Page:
A paper recently published in the Journal of Molecular Biology shows how advances in molecular biology and computer science around the world soon may lead to a three-dimensional computer model of a cell, the fundamental unit of life.
According to the authors, the development could herald a new era for biological research, medical science, and human and animal health.
"Cells are the foundation of life," said Ilya Vakser, professor of computational biology and molecular biosciences and director of the Center for Computational Biology at the University of Kansas, one of the paper's co-authors.
"Recently, there has been tremendous progress in biomolecular modeling and advances at understanding life at the molecular level. Now, the focus is shifting to larger systems -- up to the level of the entire cell. We're trying to capture this emerging milestone development in computational structural biology, which is the tectonic shift from modeling individual biomolecular processes to modeling the entire cell."
The study, titled "Challenges in structural approaches to cell modeling," surveys a range of methodologies joining the march toward a simulated whole 3-D cell, including the studies of biological networks, automated construction of 3-D cell models with experimental data, modeling of protein complexes, prediction of protein interactions, thermodynamic and kinetic effects of crowding cellular membrane modeling, and modeling of chromosomes.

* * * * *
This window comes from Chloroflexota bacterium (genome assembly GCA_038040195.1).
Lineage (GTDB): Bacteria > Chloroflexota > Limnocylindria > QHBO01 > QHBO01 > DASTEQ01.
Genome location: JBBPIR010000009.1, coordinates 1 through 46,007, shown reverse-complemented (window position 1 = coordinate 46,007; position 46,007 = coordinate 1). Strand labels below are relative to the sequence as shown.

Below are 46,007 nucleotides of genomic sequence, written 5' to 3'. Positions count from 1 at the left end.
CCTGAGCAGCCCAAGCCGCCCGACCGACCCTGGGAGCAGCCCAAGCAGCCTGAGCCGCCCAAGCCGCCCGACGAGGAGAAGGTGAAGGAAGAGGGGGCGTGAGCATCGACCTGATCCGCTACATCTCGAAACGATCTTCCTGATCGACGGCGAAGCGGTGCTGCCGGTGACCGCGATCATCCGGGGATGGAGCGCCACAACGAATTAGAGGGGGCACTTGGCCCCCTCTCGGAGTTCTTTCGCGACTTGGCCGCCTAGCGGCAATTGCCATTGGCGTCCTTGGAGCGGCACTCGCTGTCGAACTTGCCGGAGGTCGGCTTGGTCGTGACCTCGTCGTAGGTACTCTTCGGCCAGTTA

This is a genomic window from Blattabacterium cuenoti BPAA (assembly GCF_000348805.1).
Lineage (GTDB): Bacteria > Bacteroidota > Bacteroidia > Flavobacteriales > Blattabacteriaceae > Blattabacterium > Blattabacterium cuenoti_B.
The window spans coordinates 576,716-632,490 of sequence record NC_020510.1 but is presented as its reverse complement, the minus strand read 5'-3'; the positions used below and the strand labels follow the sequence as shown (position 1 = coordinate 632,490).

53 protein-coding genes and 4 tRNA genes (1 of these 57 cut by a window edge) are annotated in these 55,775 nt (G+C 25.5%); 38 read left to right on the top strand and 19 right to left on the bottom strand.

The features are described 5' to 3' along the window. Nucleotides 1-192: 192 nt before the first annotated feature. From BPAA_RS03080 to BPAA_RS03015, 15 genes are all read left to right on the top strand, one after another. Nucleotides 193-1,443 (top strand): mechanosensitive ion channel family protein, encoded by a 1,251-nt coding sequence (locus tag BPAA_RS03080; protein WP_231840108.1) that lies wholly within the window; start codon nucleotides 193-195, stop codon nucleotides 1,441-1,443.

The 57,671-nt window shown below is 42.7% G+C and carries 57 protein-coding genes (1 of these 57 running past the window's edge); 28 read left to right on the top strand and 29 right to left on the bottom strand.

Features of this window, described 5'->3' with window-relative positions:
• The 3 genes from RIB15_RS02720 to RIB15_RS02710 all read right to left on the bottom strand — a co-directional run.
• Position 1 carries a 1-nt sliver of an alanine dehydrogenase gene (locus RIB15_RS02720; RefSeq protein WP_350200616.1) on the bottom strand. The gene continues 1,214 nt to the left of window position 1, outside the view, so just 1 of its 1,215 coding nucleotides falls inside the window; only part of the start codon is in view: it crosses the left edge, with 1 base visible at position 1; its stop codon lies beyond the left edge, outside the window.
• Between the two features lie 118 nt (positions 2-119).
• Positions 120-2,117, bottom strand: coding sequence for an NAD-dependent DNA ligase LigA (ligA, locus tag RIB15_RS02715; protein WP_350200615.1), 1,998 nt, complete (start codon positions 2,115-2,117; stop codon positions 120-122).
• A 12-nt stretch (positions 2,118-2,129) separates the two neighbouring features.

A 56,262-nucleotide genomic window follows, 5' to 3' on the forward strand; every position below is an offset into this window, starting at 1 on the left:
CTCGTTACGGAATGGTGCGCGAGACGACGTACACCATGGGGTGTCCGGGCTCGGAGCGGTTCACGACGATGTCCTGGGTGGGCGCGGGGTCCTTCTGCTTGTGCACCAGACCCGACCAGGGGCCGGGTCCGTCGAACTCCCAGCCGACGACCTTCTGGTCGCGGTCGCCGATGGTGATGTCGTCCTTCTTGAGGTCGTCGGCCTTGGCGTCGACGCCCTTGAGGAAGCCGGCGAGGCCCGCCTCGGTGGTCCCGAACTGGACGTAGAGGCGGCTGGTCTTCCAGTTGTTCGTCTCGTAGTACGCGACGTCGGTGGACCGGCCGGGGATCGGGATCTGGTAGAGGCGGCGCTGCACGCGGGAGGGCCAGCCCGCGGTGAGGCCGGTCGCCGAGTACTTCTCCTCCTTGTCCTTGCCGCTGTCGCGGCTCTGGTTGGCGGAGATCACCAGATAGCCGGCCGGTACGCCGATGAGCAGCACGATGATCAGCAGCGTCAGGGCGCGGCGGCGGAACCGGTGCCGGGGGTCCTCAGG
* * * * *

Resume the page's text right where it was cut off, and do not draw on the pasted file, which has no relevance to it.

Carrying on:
"A lot of techniques that are required for this are already available -- it's just a matter of putting them all together in a coherent strategy to address this problem," Vakser said. "It's hard because we're just beginning to understand the principal mechanisms of life at the molecular level -- it looks extremely complicated but doable, so we're moving very fast -- not only in our ability to understand how it works at the molecular level but to model it."